The Horrific and Inaccurate Portrayals of People in Recovery on TV and in Movies

The Umbrella Academy is a comic book written by Gerard Way (NJ native and former frontman of My Chemical Romance) that was turned into a hit series on Netflix. The second season just concluded. In one of the later episodes, a main character who is three years sober relapses. Klaus Hargreeves is number four of the seven siblings who make up the team.

Faced with losing the love of his life, Klaus gives up and goes to the liquor store. The sequence is disturbing: he is smiling and skipping up and down the aisles to a happy musical montage. His drunken period afterward is played for laughs. I was quite irritated when I watched and it marred an otherwise excellent season.

For years, I’ve been explaining to people how poorly alcohol and drug problems are portrayed on TV and in movies. Much too often, alcohol and drug use is humorous. I’m still waiting for the producers to come back with the much needed sequels: Cheech and Chong with Early Onset Dementia and Harold and Kumar Go To Rehab. The funny and harmless depictions send the wrong message to the public.

I don’t have much of a gripe with depicting the downward spiral (A Star is Born) or going to treatment and entering early recovery. In fact, The Days of Wine and Roses, Clean and Sober, When a Man Loves a Woman, Ray, and Walk the Line all do a pretty good job with early recovery. Bubs begins his journey in The Wire as a homeless IV drug user in season one. He gets beat on by dealers, ripped off by other users, mourns friends who overdose, suffers the cold, is shunned by his sister, and he routinely trades his knowledge of criminal activity to cops for $10 to spend on dope. He experiences a horrific trauma at the end of season four and his early recovery is handled brilliantly throughout the fifth season. Despite it’s radiant storytelling, The Wire falls into the category of all the other shows and movies in that it only hits upon early recovery.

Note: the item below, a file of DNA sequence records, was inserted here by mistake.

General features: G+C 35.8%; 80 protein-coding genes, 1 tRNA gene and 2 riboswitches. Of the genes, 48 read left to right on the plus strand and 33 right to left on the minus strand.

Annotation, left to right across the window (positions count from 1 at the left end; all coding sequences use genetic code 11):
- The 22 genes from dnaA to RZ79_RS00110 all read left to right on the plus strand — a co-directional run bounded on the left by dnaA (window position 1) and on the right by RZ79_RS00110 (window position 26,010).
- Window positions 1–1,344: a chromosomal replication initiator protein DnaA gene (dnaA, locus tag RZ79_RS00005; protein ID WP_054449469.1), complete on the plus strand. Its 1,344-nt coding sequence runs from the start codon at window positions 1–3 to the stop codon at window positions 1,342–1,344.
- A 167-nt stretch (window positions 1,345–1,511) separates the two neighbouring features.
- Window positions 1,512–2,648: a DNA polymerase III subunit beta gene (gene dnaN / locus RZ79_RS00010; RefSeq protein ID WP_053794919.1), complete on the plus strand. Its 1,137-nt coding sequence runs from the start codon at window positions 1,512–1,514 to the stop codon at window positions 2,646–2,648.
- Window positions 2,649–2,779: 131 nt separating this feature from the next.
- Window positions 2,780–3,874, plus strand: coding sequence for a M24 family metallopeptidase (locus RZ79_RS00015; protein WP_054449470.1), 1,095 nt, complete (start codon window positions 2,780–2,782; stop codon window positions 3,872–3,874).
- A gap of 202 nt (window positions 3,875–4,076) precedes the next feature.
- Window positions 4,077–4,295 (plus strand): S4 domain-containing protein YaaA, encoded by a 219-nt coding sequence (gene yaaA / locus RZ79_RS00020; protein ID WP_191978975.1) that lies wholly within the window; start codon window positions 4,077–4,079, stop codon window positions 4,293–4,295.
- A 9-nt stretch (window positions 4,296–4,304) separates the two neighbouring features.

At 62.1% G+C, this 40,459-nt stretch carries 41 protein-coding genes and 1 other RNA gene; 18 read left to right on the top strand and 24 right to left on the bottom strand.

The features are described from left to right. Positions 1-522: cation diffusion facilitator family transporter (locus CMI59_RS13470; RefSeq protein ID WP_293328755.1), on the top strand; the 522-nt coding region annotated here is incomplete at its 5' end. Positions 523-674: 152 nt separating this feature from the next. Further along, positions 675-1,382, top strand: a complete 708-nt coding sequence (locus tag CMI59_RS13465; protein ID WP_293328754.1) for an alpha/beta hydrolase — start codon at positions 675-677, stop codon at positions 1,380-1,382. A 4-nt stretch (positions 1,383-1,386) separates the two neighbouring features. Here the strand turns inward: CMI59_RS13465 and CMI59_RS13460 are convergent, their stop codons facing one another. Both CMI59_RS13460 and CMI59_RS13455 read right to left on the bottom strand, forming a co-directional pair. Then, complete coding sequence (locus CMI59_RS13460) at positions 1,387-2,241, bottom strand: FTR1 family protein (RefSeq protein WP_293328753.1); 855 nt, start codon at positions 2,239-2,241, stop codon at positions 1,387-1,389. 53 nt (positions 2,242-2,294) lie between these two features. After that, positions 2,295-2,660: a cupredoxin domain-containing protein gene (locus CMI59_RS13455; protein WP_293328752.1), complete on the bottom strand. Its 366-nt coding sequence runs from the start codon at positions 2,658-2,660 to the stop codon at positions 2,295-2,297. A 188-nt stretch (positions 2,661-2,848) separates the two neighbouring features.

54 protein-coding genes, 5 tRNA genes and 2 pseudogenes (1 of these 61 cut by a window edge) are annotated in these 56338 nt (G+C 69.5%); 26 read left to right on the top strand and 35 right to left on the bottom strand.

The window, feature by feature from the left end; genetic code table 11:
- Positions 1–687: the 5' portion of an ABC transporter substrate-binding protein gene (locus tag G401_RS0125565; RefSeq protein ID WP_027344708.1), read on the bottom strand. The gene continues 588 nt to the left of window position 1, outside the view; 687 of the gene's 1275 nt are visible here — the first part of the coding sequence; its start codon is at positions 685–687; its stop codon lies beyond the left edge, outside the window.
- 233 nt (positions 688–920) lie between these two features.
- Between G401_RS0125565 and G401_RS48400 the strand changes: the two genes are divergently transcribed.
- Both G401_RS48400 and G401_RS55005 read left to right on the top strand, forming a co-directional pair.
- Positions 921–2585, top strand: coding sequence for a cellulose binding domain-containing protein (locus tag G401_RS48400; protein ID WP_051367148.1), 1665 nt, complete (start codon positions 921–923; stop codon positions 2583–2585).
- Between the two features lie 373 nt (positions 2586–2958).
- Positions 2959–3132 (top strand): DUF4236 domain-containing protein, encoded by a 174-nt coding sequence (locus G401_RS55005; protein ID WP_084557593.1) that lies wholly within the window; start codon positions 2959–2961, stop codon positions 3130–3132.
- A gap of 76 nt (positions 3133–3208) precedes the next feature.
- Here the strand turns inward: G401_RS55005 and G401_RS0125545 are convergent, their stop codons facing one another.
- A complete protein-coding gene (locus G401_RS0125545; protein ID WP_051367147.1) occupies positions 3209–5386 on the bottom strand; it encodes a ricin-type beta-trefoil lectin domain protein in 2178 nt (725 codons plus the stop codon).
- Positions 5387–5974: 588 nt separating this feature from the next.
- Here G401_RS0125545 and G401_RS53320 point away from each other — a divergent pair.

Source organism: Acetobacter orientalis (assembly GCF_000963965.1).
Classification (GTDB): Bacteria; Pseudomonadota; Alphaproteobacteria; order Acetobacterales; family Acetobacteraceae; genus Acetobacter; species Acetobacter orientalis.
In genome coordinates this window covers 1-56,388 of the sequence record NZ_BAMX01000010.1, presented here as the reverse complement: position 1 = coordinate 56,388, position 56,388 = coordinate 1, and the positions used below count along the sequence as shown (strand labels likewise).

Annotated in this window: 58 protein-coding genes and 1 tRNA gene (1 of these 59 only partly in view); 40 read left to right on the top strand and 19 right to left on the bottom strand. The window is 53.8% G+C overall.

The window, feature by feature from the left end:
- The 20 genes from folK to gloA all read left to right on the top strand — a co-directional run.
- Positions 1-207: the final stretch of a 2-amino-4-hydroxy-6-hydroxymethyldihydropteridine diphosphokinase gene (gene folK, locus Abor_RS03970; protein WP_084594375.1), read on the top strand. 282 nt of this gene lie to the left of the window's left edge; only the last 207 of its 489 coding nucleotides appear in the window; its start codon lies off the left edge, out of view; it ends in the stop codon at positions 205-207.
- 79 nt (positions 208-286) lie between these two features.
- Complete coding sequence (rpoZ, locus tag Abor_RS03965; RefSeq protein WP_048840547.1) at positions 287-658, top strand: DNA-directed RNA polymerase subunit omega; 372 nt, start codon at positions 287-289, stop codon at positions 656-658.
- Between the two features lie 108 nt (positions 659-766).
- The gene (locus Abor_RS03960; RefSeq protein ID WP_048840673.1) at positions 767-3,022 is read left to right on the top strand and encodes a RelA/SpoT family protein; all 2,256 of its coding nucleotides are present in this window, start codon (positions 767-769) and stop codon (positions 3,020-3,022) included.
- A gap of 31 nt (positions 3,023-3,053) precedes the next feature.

Whenever there is a show or movie that has a character that is in recovery from alcohol or drug problems, we are most likely going to see that person struggle at some point or even relapse. And while a lot of people with substance misuse disorders do struggle and relapse, there are a few million Americans who are clean and sober many years and they are usually quite stable and productive. Their stories are not being told.

TV and movies are good at showing that some people with drug problems are wildly talented, whether they are using or clean. But those characters are often flaky and inconsistent and unreliable. And while those cases absolutely are rooted in reality, they are promoting an inaccurate message that all addicts and alcoholics (pejorative terms for many these days) are like that. And it just isn’t so.

I am waiting for the TV show or movie where the smartest and most competent character is in long term recovery and they never relapse. It isn’t hard to imagine Lester Freeman in The Wire or Tywin Lannister in Game of Thrones or Five in the aforementioned Umbrella Academy as characters who are sober for decades. I know a lot of people in long term recovery who are smart and competent and prompt and resilient. A few are incredibly strategic and wonderful leaders.

I’m not asking you to do anything. This is not a call to write your state senator or cancel a studio (I’m anti-cancel, even for the shitbags out there) or engage in hashtag activism. I just want you to be aware of this. So that the next time a show or movie introduces a character in recovery, you can pause it and turn to whomever you are watching it with and say, “I bet they will have them be flaky or even relapse as part of the story.” And then let them know that shit ain’t right.

And if the character is sober and never relapses and they happen to be the most competent person on the show, please contact me. Because I’ll need to give that writer-producer-director-actor team an award.